Our first "permitted" DLNR dark site observing session was held on the evening of December 30th. I picked up the
key from the DLNR office in Waimea in the morning, and met the early arrivers at the dark site
around 5:45 or so. Jack was
already there, along with a couple of tourists from Seattle who had seen our Web Site star party notice. Jack brought his
with him (new!),
and I brought the DGT
We opened the gate and began to look for flat areas to set up. The
site has received quite a bit of moisture since the last time I had been there....lots of vegetation. Here's some site pics:
entrance shot one
entrance shot 2
entrance shot 3
view toward road
On the way
to the site, I noticed a lot of clouds moving in, and these were the low altitude variety. Funny, the prior week
had been gorgeous....no clouds of any kind! This wasn't going to put a damper on our first official time out...no way.
Shortly after we arrived, other club members started arriving as well. Within an hour or so, Craig C., Mark, Kyle,
and Remi had arrived & began setting up also. Here's some pictures of them with their toys (Mark's setup is behind
Craig's, and the tourists are prominently in the foreground):
Craig C's ultralight
Kyle's GPS scope
Within a short time, we had all picked out the "flattest" possible spots
for our scopes. "Flat" as described here meant finding a place where the a'a could be filled in with smaller a'a to
get a semi-flat area. The site currently lacks some good setup areas, but we managed to set up 6 telescopes just fine.
We then all waited for the clouds to clear. We waited and waited, but to no avail. At one point, it started drizzling!
There were optimists and pessimists sharing their prognostications, and much laughter at each other and the circumstances.
At some point, a fire-ring of chairs (without the fire) started, and we began wasting time.
I showed Remi a version
of Megastar & the Real-Sky North & South plates. I was convinced that the plates showed stars to mag 25, but Remi
was suspicious (being the professional that he is...he was polite). A quick experiment to go as deep as we could go in
the Southern plates provided an estimate by Remi of 21st mag (max). I took the action to review at home to see what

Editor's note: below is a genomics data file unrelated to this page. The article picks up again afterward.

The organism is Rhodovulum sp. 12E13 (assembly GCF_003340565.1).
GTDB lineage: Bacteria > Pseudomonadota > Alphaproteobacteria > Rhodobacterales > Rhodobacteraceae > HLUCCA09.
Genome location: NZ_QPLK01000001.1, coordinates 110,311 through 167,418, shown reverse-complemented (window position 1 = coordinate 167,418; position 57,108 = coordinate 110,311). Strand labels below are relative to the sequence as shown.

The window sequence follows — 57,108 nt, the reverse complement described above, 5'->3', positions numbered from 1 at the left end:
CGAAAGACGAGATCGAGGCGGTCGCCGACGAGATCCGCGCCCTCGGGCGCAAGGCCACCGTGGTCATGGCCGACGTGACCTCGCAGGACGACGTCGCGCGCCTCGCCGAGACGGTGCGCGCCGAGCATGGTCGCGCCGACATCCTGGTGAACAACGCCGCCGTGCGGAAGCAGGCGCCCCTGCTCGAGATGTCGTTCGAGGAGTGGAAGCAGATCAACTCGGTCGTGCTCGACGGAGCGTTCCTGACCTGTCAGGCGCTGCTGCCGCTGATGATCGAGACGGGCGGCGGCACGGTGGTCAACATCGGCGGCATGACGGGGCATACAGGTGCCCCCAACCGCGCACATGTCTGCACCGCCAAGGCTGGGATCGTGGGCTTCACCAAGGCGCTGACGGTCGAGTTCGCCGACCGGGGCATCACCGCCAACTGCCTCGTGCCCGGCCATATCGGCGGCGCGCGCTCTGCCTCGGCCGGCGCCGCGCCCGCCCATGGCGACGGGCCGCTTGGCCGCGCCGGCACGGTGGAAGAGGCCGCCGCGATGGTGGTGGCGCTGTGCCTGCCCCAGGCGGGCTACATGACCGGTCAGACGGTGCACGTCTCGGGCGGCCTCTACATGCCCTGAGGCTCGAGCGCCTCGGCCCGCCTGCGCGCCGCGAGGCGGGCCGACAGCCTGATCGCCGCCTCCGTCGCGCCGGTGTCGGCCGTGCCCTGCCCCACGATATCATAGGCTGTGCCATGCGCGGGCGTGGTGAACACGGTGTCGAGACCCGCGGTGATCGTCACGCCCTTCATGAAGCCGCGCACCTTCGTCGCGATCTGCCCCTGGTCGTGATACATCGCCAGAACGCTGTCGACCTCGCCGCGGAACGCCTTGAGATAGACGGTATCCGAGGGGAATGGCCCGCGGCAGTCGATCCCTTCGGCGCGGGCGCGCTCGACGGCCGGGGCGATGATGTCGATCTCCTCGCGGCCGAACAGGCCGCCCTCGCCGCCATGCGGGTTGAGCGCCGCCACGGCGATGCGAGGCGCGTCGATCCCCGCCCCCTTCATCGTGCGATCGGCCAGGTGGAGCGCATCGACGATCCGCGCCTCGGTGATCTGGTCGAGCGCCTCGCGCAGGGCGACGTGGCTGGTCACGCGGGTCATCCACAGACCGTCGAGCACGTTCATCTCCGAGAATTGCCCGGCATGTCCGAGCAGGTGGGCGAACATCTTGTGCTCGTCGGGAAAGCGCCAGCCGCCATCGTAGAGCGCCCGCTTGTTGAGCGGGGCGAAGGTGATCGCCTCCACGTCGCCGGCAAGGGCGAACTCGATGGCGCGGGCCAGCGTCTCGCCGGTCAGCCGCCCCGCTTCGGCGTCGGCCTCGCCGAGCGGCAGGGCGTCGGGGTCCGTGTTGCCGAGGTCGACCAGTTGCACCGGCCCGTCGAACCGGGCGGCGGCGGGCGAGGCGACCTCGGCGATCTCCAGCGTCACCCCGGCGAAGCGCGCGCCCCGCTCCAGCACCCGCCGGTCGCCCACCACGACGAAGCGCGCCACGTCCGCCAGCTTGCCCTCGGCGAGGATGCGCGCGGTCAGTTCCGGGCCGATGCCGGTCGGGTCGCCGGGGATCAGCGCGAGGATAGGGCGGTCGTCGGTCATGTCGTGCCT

the real limiting magnitude of these plates are. The group spent some time talking on a wide variety of subjects (I missed
some of this because I was fiddling with my gear). A few of the group then spent some time looking at each other's
gear. Jack's new Dob was of particular interest...it has some very nice features in it that prove the new manufacturers
are reading the popular magazines & attempting to make better gear. Kyle showed me his GPS goto scope, but alas, with
the clouds being so thick, it wasn't much of a tour. I made a mental note to spend some more time with Kyle & see
this scope in action, since I've not had much exposure to the new GPS scopes yet.
On two or three occasions, the stars
peeked out of a sucker hole, and there was renewed prognostication that we'd be in the clear by 10
(famous last words). With the clouds being so low, every car that came on the highway would throw out a huge
beam that covered the entire site. Everyone was wondering how we could have selected a site like that I'm sure.
A few of us spent some time with Craig C & his scope; however while
he was tweeking it, it was tweeking him! While we were all standing there, we heard a POP sound. I didn't think much
of it, but Craig wasn't happy right away. Turns out that one of his glue points had failed on a pole, so he was done
for the night. I hadn't realized how thin his mirror is; the whole scope is 27lbs (contrast that to the 185 lbs
of the DGT!) Craig hung out waiting for clear sky with the rest of us afterwards. I used sucker holes to align